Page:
• Mylo-hyoid.
  • Digastric.
  • Temporal.



The mandible has six points of ossification for each lateral half. All these, with the exception of one, are deposited in membrane. The nuclei are deposited very early (between the sixth and eighth week), and fuse so rapidly that observations on the development of this bone are unusually difficult.

Its six centers are mainly named according to their position.

The mento-Meckelian

This is deposited in the distal end of Meckel's (mandibular) cartilage, and gives rise to that portion of the bone between the symphysis and the mental foramen.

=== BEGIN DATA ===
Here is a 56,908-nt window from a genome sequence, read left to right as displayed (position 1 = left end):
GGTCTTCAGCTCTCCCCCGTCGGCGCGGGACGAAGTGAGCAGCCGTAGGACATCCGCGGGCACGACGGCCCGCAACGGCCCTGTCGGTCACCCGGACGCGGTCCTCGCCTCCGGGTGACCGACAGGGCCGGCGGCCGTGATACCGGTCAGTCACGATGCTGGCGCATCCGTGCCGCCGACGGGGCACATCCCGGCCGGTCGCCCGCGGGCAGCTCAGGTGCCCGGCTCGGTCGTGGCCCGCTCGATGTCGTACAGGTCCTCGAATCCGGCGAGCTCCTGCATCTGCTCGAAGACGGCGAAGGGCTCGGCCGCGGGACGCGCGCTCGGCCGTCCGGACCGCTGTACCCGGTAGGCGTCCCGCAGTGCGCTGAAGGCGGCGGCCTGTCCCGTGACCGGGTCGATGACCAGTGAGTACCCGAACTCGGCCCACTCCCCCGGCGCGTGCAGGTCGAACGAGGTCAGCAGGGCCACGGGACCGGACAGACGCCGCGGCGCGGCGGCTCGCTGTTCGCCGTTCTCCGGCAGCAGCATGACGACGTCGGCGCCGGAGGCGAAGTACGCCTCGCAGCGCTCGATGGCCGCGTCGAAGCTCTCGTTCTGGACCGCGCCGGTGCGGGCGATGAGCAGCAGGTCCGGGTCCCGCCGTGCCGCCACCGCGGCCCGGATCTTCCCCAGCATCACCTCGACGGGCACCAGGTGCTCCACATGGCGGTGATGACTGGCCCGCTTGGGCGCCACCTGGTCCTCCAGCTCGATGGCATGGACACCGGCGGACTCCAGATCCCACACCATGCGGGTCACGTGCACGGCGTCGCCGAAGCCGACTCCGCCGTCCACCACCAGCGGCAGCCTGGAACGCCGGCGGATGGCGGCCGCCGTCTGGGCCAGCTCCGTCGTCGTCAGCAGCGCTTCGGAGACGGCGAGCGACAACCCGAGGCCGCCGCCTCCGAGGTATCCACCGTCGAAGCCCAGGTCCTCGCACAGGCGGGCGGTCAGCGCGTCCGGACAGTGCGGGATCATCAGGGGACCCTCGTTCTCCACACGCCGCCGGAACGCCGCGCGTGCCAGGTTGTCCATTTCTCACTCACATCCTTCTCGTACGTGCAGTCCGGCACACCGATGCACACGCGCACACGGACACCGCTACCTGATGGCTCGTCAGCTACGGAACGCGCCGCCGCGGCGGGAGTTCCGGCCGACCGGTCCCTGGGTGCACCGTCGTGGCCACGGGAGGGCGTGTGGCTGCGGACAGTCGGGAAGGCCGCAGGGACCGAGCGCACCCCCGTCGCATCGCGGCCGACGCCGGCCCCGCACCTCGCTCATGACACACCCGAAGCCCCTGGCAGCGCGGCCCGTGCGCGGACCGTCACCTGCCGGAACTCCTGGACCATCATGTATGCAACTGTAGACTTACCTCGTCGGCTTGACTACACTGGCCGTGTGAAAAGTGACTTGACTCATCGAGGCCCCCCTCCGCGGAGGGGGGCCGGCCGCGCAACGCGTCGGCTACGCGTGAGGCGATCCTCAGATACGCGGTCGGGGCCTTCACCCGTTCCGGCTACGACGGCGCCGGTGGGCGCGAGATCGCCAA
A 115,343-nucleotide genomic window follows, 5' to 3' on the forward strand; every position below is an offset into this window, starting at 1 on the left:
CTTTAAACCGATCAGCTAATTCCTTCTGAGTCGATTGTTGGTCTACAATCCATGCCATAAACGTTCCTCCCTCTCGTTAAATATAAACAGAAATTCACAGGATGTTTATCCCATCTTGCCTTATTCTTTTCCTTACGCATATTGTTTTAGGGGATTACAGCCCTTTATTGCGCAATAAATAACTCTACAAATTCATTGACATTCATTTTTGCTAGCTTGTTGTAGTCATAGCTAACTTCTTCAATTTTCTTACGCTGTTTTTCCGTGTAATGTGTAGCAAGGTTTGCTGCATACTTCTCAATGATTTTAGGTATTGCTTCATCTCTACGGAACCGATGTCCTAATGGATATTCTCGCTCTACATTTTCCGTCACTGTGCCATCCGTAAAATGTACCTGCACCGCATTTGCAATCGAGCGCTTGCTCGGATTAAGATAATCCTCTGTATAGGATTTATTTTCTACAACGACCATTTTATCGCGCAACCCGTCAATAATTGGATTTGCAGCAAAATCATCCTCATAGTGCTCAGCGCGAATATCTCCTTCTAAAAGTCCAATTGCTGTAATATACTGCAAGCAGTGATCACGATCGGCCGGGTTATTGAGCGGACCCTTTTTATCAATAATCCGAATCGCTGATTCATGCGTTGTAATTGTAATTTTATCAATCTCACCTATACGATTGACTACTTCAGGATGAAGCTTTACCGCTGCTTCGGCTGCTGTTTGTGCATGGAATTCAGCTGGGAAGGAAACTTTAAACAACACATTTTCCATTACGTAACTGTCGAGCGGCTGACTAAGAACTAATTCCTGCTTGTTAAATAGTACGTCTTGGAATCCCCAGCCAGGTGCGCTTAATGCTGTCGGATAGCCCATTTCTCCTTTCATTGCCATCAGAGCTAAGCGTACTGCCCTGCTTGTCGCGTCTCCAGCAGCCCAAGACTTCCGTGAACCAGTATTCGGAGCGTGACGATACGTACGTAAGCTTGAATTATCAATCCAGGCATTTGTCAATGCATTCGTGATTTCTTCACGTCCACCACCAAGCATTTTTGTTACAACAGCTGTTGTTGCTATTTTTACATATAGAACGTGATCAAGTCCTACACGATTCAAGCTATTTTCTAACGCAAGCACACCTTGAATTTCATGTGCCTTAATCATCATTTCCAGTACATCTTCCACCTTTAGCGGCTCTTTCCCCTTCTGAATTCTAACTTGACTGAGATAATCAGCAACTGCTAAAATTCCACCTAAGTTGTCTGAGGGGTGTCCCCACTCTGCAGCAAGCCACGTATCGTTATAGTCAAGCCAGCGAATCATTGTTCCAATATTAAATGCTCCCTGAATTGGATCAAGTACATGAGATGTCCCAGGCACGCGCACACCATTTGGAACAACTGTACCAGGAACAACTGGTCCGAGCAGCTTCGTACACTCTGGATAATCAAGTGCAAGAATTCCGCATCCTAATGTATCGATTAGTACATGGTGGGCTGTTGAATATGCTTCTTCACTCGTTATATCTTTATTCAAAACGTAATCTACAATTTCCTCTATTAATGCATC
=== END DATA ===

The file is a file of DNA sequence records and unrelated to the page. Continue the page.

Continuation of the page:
The dentary

This forms the lower border and outer plate, and supports the teeth, hence its name.

The coronoid

This gives rise to the process of that name.

The condyloid

This forms the condyle and adjacent portion of the neck of the bone.

The angular

This gives rise to the angle of the bone.

The splenial

This center appears three weeks later than the portions already mentioned. It forms the inner plate of the mandible from near the symphysis to the mandibular foramen. The mandibular spine represents the posterior extremity of the splenial. Its line of junction with the dentary is indicated in the adult bone by the mylo-hyoid groove.

At birth the mandible is represented by two nearly horizontal troughs of bone lodging unerupted teeth. Each half is joined at the symphysis by fibrous tissue. The upper edge of the symphysis and the condyles are nearly on a level. The mandibular nerve lies in a shallow groove between the dentary and splenial plates.